Two-phased approach for tight calf muscles

Dear Tracie,

I have very tight calf muscles and struggle to do activities such as running, hiking and soccer. Do you have a stretch routine that I could try?


Dear George,

I suggest that you try a daily stretch program for your calves. One of the primary functions for our calf muscles, gastrocnemius and soleus, is plantar flexion. Pointing your toe or pushing off the ground. Your calf muscles allow you to fight off gravity and not topple forward. If you are standing all day then they are working all day and tired muscles often respond by shortening when they are not loaded. Test your range of motion in both of your ankles. You should be able to dorsi flex (toes up) your ankle to a less than 70-degree angle (between your foot and shin) on both sides. Ultimately, you want both ankles to be the same range of motion. Following is a two-phased stretch that can be done after a quick warmup daily. If you feel limited by your calves in your workouts, then you should probably be doing a dynamic (moving) stretch routine before working out.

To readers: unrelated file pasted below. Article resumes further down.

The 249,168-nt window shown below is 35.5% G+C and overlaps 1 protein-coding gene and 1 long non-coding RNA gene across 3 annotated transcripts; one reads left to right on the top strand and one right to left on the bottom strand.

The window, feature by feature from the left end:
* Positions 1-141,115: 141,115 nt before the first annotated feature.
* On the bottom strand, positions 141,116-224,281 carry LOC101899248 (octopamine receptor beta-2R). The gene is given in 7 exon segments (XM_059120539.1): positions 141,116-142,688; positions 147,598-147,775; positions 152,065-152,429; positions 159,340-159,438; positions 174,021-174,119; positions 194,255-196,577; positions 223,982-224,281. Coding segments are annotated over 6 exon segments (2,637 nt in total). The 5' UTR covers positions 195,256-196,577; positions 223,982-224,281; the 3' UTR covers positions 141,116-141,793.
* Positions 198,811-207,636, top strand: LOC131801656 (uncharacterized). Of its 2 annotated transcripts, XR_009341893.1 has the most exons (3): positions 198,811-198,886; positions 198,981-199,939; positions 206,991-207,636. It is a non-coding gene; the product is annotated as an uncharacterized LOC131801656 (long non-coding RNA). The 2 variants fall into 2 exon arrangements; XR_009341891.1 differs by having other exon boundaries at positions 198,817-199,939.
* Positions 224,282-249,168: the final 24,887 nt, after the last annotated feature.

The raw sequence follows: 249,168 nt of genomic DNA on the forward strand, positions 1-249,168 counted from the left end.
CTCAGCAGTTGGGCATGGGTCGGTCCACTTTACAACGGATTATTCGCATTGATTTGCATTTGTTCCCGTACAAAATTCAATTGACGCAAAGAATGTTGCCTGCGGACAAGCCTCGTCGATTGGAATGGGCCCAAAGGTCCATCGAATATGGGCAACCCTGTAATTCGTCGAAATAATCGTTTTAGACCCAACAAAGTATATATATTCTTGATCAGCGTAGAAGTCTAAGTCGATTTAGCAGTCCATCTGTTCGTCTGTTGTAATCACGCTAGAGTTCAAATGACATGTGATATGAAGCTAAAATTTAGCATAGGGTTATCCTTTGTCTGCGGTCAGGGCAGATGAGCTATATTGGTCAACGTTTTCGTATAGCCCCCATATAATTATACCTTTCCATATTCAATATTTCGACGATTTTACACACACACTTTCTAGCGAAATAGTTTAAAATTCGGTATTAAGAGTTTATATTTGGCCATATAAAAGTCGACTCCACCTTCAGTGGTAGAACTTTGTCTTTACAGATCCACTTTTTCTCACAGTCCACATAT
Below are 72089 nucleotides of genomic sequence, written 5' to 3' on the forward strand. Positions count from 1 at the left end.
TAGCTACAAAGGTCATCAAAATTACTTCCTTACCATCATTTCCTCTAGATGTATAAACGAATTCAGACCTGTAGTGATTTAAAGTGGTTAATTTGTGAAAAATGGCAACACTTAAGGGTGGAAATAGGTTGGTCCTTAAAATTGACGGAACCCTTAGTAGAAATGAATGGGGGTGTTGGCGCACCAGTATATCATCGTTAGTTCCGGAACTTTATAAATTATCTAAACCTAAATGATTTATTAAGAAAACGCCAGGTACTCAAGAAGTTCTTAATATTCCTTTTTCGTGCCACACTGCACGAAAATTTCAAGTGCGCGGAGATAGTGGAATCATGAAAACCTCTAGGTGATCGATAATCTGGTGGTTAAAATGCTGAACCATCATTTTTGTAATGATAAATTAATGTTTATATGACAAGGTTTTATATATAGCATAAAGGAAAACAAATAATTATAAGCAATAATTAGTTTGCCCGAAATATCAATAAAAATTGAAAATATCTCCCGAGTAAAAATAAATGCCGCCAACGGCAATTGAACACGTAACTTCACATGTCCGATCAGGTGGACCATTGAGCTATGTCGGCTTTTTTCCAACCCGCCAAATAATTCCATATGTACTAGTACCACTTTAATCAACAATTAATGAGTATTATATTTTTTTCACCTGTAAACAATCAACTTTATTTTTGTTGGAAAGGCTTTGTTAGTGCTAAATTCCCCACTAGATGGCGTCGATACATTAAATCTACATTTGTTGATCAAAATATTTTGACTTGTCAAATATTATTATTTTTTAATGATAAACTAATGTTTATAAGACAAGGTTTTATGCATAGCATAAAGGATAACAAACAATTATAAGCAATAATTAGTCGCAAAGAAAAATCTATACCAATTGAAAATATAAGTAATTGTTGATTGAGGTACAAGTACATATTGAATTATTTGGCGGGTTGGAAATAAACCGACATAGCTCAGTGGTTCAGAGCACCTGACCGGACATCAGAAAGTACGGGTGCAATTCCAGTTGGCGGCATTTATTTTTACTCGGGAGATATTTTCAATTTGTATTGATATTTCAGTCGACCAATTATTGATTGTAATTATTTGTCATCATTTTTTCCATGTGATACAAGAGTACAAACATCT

Calf warmup:

10 drop squats, 10 front lunges, 10 kneeling lunges each side (three sets)

Two-phased calf stretch:

n Stand facing a wall and put your left toe directly against the wall. Your left foot should be perpendicular to the wall. Step your right foot back about two to three feet, press your heel down against the floor and keep foot perpendicular to the wall. Keep your right leg straight. If you cannot feel a strong stretch in the right calf, move your foot farther away from the wall. Hold the stretch for 20 seconds, then lift up onto your toes and repeat two times.

n Slide your right foot in towards the wall about one to two feet so that you can press your heel down and bend your right knee at the same time. You should now feel the stretch down closer to your ankle. Hold 20 seconds, lift onto your toes and repeat two times.

Repeat on the other side.

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Kind regards, Tracie

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